“In late 2010, the Liberia Peace-building Office, with support from Humanity United, led the formation of an organizational network now referred to in Liberia as the Early Warning and Early Response Working Group (EWER-WG).
EWER-WG, through a conflict analysis and forecasting process, identified four priority issues namely; land, borders, youth and drug use/abuse. “These issues stand out as major contributing factors to the possible outbreak of violence,” EWER-WG said.
Another study was done on the Patterns of Conflict and Cooperation in Liberia in February 2012. “Conflict early warning remains an important but elusive goal in Liberia. If outbreaks of violence could be predicted before they occur, early responders could focus their energies and scarce resources on the highest-risk communities,” the report said.
Taking cue, putting our house in order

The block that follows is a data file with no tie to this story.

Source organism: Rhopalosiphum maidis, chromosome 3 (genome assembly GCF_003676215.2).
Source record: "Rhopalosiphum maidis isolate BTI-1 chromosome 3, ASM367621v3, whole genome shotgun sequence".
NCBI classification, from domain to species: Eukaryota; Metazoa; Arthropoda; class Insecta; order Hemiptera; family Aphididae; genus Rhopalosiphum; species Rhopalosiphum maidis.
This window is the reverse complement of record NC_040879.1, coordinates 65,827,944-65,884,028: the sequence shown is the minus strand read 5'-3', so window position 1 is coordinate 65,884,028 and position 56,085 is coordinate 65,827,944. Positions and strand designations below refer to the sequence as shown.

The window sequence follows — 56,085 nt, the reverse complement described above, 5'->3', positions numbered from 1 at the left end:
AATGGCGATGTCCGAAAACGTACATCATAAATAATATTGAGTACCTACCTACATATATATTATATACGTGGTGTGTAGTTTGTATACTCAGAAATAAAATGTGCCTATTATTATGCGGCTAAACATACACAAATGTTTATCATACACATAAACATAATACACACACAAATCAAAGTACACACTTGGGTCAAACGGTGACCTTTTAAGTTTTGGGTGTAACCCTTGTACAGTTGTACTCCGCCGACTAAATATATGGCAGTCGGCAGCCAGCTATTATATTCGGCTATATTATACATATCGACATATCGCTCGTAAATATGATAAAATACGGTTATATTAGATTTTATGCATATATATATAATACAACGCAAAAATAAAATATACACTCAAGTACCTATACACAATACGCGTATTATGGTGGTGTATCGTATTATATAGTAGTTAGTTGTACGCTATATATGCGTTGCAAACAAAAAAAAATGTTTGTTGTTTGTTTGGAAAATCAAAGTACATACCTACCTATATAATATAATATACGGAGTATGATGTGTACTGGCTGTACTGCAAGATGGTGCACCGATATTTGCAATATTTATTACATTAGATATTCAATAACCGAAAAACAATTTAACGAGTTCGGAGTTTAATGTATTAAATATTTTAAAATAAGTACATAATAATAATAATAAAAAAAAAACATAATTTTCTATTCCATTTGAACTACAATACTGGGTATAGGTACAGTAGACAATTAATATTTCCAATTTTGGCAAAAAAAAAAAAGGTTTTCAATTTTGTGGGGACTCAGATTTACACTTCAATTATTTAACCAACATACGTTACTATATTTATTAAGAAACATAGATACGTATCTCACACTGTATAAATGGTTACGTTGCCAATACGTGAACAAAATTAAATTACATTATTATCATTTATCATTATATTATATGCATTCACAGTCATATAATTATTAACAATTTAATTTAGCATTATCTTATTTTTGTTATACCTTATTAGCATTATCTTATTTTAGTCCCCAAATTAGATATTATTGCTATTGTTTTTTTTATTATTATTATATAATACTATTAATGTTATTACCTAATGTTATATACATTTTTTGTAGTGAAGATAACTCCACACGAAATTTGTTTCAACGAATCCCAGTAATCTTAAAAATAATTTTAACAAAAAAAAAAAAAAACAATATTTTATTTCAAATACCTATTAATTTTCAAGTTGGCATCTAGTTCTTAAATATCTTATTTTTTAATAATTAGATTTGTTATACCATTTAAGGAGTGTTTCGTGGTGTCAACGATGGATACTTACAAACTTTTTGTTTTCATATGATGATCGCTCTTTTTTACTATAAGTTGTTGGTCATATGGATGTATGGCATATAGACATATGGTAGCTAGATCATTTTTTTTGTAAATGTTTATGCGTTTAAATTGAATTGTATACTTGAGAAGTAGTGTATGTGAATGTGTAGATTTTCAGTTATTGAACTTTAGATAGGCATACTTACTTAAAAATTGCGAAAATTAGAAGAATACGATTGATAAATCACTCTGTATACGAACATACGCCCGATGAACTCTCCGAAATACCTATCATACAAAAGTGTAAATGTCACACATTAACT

Indeed, land, borders, youth and drug use/abuse are being compounded by the other issues listed in the TRC report (rampant corruption, abuse of power, etc) with the potential to plunge the nation in another civil crisis.
Not too long before the end of her tenure in Liberia, former UN SRSG Ms. Karin Landgren reminded the Liberian government and people that the fault lines that triggered the conflict have not disappeared and that they (we) should address “the root causes of fragility”.
In one of my newspaper pieces back in May 2015 I reminded Liberia of the urgent need to heed the UNMIL chief’s caution.